Time and time again, men slug it out. You never say you’re going to die. The recirculation of old faces in politics is unavoidable because individuals who have tasted political power are unable to let go easily. Some of them are fortunate, yet mother luck is not there in others’ life. Politicians are not allowed to retire. They merely assume new identities as godfathers and stakeholders and continue to act as puppeteers, pulling the strings that cause the new faces at the end of the string to dance in the wind.
Abubakar made history by becoming the first presidential candidate to launch his candidacy. Perhaps additional aspirants will follow in Abubakar’s footsteps in the coming days and overwhelm us with a barrage of pronouncements. When a man declares his candidacy for a political post, two things usually happen. One, he exposes himself to the electorate’s scrutiny; and two, he is free to campaign for the position and sell himself to the electorate as the best thing that could happen to the country.
However, Abubakar will be arrested for breaching the law if he goes to the hustings. “For the purpose of this Act, the period of campaigning in public by every political party shall commence 90 days before polling and end 24 hours prior to the day,” says Section 101 (1) of the 2006 Electoral Act, which was preserved in the 210 amendment and clearly left untouched in the 2022 amendments.
As a result, Abubakar has no edge over other candidates who may declare later. The people are expected to be fully involved in the leadership selection process in our kind of democracy. Their responsibilities do not end with voting on election day. People have the right to know their potential leaders and their backgrounds, to publicly question them about their beliefs, and to use this information to assess their eligibility for significant electoral offices under participatory democracy.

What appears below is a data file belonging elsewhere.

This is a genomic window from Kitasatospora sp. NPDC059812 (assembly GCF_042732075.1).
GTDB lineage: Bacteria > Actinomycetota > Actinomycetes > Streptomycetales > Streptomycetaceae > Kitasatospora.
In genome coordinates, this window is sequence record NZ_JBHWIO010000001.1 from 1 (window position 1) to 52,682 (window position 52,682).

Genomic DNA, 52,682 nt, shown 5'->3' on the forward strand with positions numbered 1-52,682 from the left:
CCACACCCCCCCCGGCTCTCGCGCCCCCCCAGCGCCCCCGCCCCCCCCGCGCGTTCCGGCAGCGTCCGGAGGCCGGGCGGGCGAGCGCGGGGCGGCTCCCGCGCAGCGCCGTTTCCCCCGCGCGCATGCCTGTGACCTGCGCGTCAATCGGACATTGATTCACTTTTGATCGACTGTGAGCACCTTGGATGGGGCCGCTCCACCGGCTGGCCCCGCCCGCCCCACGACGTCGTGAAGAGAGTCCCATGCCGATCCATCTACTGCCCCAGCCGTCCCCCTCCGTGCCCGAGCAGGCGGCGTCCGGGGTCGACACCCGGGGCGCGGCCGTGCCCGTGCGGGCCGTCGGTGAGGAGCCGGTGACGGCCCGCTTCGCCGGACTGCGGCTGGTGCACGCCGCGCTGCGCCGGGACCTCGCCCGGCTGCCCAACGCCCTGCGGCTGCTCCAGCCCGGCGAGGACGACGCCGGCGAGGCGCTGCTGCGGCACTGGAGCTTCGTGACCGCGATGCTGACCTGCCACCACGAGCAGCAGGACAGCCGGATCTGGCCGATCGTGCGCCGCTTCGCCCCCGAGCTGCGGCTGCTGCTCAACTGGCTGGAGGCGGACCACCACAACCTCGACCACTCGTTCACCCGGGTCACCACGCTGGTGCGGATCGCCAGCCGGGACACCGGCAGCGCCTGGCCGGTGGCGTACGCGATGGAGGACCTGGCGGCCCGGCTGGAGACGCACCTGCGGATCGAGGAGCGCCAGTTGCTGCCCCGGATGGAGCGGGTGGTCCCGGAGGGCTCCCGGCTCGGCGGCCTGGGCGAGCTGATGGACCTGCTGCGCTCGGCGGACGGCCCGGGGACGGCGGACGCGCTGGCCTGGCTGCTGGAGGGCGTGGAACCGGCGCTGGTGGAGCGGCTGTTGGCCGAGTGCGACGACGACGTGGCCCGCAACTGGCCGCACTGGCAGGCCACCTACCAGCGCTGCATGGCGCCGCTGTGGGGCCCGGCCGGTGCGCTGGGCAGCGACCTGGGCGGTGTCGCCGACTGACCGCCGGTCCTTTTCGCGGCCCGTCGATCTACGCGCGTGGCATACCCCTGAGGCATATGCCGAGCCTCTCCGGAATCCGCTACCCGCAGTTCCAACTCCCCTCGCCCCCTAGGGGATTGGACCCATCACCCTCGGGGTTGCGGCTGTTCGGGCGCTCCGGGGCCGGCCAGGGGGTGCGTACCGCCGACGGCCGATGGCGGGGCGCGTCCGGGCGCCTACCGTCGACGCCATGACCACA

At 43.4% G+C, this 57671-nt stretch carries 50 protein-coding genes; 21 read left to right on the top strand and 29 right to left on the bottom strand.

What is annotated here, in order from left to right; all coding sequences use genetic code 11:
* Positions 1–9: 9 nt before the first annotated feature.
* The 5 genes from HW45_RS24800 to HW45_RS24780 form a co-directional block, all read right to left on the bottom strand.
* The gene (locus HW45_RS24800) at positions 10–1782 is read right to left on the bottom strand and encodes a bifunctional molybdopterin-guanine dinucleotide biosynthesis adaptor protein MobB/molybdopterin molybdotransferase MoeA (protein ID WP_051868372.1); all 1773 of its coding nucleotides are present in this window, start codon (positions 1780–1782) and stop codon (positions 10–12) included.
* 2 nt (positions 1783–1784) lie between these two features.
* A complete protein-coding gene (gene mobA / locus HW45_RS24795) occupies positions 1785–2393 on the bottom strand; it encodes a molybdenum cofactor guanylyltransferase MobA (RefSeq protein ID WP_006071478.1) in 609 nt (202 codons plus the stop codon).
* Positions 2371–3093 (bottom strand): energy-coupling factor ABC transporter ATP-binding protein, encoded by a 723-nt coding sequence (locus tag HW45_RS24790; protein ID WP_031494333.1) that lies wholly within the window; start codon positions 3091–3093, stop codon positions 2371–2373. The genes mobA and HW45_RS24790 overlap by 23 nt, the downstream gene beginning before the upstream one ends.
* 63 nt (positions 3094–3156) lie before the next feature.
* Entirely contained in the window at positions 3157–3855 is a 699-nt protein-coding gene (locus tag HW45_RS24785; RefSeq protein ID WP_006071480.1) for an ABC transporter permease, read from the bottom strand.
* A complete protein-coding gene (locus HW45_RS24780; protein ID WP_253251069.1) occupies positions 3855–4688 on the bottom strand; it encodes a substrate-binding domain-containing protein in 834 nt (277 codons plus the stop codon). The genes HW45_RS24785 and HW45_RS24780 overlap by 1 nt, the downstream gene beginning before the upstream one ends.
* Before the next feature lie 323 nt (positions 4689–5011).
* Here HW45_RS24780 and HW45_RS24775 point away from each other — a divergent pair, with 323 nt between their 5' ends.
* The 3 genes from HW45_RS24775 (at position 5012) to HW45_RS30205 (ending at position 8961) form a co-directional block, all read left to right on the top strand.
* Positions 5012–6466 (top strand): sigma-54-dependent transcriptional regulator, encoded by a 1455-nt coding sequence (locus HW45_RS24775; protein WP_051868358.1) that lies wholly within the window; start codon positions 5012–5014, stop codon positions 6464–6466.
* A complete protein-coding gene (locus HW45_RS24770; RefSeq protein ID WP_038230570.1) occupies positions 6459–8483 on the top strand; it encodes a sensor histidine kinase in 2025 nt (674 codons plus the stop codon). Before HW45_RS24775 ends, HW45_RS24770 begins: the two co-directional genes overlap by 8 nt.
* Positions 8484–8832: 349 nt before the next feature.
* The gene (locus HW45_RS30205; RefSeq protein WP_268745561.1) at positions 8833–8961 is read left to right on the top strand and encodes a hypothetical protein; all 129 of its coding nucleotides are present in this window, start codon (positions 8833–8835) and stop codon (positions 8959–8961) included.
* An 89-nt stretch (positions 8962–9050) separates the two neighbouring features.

I’ve argued before on this blog and elsewhere that political campaigns are about more than just winning elections. It’s more about individuals getting to know their possible political leaders. INEC is concerned that campaigns held long in advance of election day will inflame the political atmosphere. In any case, the polity is constantly heated. The polity will never feel like a frigid chamber, and it is not desirable to make it so. The electoral laws contains a provision that bans citizens from learning who their potential leaders are. It grants the political godfathers the permanent power to impose their knucklehead candidates on the people. People will never receive the leaders they deserve unless they take part in the selection process.
This electoral act clause has been preserved at our expense. The godfathers’ reign will never come to an end. The people will never be able to reclaim the authority that has been taken away from them. In a participatory democracy, they are reduced to spectators and unable to fully participate in the electoral process. The next time the national legislature considers changing the Electoral Act 2022, honorable men and women might consider removing this impediment to our participatory democracy’s full bloom.